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Whatever Happened To…? Congorilla/Johnny Thunder – FIRE & WATER #103

Firestorm and Aquaman: The Fire and Water Podcast

The 103rd episode of THE FIRE AND WATER PODCAST is now available for your listening pleasure! THE FIRE AND WATER PODCAST is the official podcast of FIRESTORM FAN and THE AQUAMAN SHRINE.

This episode Rob and Shag present the next installments of, “Whatever Happened To…?” We love these back-up strips from DC Comics Presents! This time we’re covering adventures from DCCP #27 & 28, featuring Congorilla (plus Congo Bill) and Johnny Thunder (plus Madame .44)! Congorilla by Bob Rozakis, Romeo Tanghal, and F. Chiaramonte. Johnny Thunder by Mike Tiefenbacher and Gil Kane! Enjoy… we certainly did!

You can find the 103rd episode of THE FIRE AND WATER PODCAST on iTunes. While you’re there, please drop us a review on the iTunes page. Every comment helps! Alternatively, you may download the podcast by right-clicking here, choosing “Save Target/Link As”, and selecting a location on your computer to save the file (43 MB).

As always, thanks to my co-host Rob Kelly, Sea King of THE AQUAMAN SHRINE, for doing all the post-production on these episodes! Opening theme, “That Time is Now,” by Michael Kohler. Special thanks to Daniel Adams and Ashton Burge with their band The Bad Mamma Jammas for our fantastic original closing theme! This episode brought to you in part by!

Have a question or comment? Looking for more great content?

Below you’ll find the splash page to each story. Click to enlarge!

DC Comics Presents 27 - What Happened to Congorilla

DC Comics Presents Whatever Happened to Johnny Thunder

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  1. I remember being totally flummoxed by Congorilla in this story when I picked DCCP #27 off the rack. The panels of the savage Congo Bill with the gorilla’s brain really freaked me out. Nice sting from his movie serial at the end. Hard to imagine he garnered one when big DC characters like Flash, Green Lantern and Wonder Woman didn’t!

    I missed out on DCCP #28 (thanks crappy newstand distribution!), but I believe I read about the Johnny Thunder coda in either Back Issue, or maybe an All-Star Companion? Either way, it piqued my interest, and now it’s piqued even more! I would say Johnny Thunder was DC’s biggest Western star of the first push of western heroes, but he’s definitely been eclipsed by Jonah. Too bad he didn’t make the cut for that JLU episode.

    I think Shag must have cloned himself. How else could he possibly do any more podcasts and blogs? I didn’t follow the Ultraverse closely, but would skim the books during my comic shop clerk days. They always seemed to be the best of the “new” universe glut going on at the time. Lots of Marvel expatriate writers there. I just read a quote from Steve Gerber in Sean Howe’s “Marvel: The Untold Story” concerning Marvel buying Malibu and shutting the Ultraverse down. He said something to the effect of becoming paranoid that Marvel was following him around and trying to put him out of work.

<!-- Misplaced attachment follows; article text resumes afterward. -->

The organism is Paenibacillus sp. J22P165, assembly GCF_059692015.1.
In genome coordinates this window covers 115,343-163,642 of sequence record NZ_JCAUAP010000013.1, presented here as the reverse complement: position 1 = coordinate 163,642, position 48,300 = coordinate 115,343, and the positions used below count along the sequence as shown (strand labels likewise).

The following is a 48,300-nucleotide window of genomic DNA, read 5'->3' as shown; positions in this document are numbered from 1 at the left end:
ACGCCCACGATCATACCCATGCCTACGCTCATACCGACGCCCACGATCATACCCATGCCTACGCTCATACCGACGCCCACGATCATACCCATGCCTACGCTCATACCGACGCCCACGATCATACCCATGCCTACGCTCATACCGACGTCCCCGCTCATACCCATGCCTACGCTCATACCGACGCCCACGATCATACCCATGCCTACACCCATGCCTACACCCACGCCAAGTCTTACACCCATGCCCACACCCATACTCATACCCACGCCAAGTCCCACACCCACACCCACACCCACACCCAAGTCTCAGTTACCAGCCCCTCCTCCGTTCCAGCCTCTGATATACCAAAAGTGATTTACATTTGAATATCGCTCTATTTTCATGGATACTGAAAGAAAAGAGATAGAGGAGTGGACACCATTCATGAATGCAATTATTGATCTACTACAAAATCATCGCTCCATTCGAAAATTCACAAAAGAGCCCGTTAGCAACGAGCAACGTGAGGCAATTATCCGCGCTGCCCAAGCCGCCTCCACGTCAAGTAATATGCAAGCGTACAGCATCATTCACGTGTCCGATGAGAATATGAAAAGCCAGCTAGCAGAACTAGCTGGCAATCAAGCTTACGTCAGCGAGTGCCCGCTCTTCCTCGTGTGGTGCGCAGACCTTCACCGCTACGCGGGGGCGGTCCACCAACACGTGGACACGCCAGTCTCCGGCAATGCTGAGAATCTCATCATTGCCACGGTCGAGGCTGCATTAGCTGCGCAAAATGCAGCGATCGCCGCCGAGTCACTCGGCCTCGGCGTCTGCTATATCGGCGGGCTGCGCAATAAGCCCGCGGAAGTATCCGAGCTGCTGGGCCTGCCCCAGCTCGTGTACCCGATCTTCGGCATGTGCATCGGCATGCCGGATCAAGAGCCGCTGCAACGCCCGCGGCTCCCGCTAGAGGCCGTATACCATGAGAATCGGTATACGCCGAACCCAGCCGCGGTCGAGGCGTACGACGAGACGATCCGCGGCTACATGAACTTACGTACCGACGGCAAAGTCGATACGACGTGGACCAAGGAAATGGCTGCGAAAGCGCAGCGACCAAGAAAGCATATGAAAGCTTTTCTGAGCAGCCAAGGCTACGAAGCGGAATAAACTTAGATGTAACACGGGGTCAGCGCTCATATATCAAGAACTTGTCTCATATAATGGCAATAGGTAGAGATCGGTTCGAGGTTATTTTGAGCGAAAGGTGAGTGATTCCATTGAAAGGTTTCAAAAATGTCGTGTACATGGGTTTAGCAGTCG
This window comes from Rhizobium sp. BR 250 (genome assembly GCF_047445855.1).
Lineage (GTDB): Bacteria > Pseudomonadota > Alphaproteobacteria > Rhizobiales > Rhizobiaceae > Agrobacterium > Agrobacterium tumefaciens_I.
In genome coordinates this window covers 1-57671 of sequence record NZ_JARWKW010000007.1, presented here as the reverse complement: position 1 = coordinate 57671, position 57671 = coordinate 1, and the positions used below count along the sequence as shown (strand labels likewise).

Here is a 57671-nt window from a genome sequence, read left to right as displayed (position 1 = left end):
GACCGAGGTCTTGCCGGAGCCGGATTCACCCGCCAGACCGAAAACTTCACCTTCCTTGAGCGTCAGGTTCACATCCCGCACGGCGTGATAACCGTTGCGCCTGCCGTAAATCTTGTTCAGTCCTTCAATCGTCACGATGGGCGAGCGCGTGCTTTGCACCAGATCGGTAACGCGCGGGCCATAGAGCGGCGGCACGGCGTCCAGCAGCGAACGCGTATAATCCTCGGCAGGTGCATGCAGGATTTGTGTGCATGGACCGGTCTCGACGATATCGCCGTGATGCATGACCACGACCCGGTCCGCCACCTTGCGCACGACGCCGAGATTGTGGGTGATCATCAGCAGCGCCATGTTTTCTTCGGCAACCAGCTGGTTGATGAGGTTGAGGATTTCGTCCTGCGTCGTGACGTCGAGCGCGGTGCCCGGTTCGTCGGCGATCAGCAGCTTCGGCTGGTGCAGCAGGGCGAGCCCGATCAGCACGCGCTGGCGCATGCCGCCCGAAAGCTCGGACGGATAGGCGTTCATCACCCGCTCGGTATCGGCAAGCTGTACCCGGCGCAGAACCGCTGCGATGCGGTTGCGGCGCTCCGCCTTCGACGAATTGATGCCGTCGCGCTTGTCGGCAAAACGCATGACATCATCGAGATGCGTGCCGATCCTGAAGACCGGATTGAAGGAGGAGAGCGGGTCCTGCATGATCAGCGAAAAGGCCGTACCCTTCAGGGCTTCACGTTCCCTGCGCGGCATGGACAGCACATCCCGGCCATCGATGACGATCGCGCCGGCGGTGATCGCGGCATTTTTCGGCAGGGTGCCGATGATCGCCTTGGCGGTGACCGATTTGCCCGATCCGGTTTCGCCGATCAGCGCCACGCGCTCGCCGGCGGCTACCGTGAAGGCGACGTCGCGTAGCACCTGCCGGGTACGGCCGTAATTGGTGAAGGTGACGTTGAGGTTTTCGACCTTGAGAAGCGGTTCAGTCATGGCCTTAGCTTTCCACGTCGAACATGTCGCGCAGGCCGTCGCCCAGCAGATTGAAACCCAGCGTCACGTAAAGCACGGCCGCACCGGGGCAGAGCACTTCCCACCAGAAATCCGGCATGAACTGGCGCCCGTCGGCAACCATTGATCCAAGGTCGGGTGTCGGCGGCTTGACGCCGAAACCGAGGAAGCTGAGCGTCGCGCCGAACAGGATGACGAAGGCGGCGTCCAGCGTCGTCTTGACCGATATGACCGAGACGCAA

Goes without saying I’m really enjoying the revived Power Records blog. Lots of great stuff I’ve never seen before, in addition to many memories being jogged.


  2. Kyle Benning says:

    Another great, fun episode of Whatever Happened To stories! Some classic back-ups! I agree I’d love to have comics bring back the back-up story concept. All recent attempts have simply been a 24 page comic broken up into 8 page stories that run through 3 issues. It seems like the 8 page story is a lost art form, most current writers who use a decompressed storytelling method to drag out stories into 6 issue long arcs aren’t able to then compress a complete beginning, middle, and end of a story into 8 pages. I wish DC would have kept around the New 52 DC Universe Presents title; that book would have been the perfect format to a return to the 8 page story. They could have made it into an anthology book with two or three 8-10 page stories each issue, and had them actually been complete stories, not simply small chapters of a full length story that had been broken up. I think that would have given the title a little more legs and resulted in lasting longer than 20 issues and been a good way to introduce many characters that didn’t have their own ongoing New 52 Ongoings. Perhaps that is what DC is doing now with their Secret Origins title, I will admit that they have pretty much lost me as a reader, so waiting 3 years before introducing that book, which should have been one of the original 52 books at the launch, they missed the boat as gaining me as a reader. Oh well there’s always getting the trades at a severely discounted price on Instock Trades after the fact. :)

    I really dig the love for these Whatever Happened To stories, I can’t wait for you guys to cover the next wave of these. Fan the Flame and Ride the Wave!